Effects of smoking on Mothers
Smokers are five times more likely to develop eclampsia, which is a major cause of maternal mortality in the UK.
Effects of smoking on Mums' lungs
Smoking or secondhand smoke goes into the lungs which damages them and can make breathing more difficult.
Effects of smoking on babies' development
Due to the oxygen in mum’s blood being replaced by carbon monoxide, the supply of oxygen to the baby is restricted. This can affect the babies growth.
Smokers are more likely to deliver babies prematurely and at a much lower birth weight – up to 250g smaller. This could mean a poorly, weaker baby who struggles with the delivery – which in turn means a difficult birth for the mother.
Effects of smoking on babies' lungs
Smoking during pregnancy can damage your babies airways before they are born.
If you smoke during pregnancy your child may develop smaller airways, meaning they will struggle for oxygen in the womb. It will also make them more vulnerable to breathing problems such as asthma and chest infections when they are born.
Research has shown airflow through the breathing tubes is on average 20% lower in babies born to mothers who smoke.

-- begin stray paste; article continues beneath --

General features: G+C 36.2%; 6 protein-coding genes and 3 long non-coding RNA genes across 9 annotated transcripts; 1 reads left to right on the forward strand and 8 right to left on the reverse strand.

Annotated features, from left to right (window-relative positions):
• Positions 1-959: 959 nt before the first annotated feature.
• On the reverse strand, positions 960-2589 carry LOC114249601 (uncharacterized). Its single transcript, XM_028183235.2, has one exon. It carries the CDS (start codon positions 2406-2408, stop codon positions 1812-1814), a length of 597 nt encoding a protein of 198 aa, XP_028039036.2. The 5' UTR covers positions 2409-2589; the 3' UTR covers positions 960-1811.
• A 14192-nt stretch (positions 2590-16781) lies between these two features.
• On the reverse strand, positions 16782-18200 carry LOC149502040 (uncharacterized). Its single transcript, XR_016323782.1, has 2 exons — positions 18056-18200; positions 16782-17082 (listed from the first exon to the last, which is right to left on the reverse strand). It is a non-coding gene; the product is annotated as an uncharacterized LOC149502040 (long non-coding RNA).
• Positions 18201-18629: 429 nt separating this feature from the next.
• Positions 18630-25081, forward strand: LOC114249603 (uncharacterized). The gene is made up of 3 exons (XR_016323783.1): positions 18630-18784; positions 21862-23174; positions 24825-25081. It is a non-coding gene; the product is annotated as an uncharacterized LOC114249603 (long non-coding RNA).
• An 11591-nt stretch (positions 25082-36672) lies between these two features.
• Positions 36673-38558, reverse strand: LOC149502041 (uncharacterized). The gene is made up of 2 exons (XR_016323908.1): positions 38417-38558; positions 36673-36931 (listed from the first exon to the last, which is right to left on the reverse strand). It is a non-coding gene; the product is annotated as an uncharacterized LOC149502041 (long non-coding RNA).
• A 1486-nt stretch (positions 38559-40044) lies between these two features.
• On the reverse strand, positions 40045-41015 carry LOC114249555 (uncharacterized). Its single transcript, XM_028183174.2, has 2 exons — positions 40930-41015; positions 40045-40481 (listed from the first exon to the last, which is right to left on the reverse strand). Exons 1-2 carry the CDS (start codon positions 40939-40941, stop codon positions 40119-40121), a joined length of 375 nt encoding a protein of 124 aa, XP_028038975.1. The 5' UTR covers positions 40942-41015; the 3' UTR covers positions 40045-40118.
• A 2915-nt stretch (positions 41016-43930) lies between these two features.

Effects of smoking on babies' heart
A baby’s heart beats faster when the Mum is a smoker, this is to make up for getting less oxygen. This means that essentially the babies heart is working much harder to receive oxygen around the body.
Effects of smoking on babies' bloodstream
Over 4000 chemicals are absorbed into your bloodstream including chemicals like ammonia (toilet cleaner) and arsenic (poison) – 80% of these toxins are invisible. Another chemical is carbon monoxide, which replaces oxygen in your blood and starves the body tissue of oxygen vital to repair, regenerate and daily normal living. This means that the oxygen supply to your baby may be less and restricted.
Effects of smoking on the placenta
The placenta is the lifeline for the baby. Smoking increases risks of bleeding, placenta abruption (detaches/peels away) and placenta praevia (low lying placenta).
Women who stop smoking during the first three months of pregnancy have a lower rate of placental abruption and a lower rate of placenta praevia compared to continuing smokers. It is never too late to stop smoking whilst pregnant.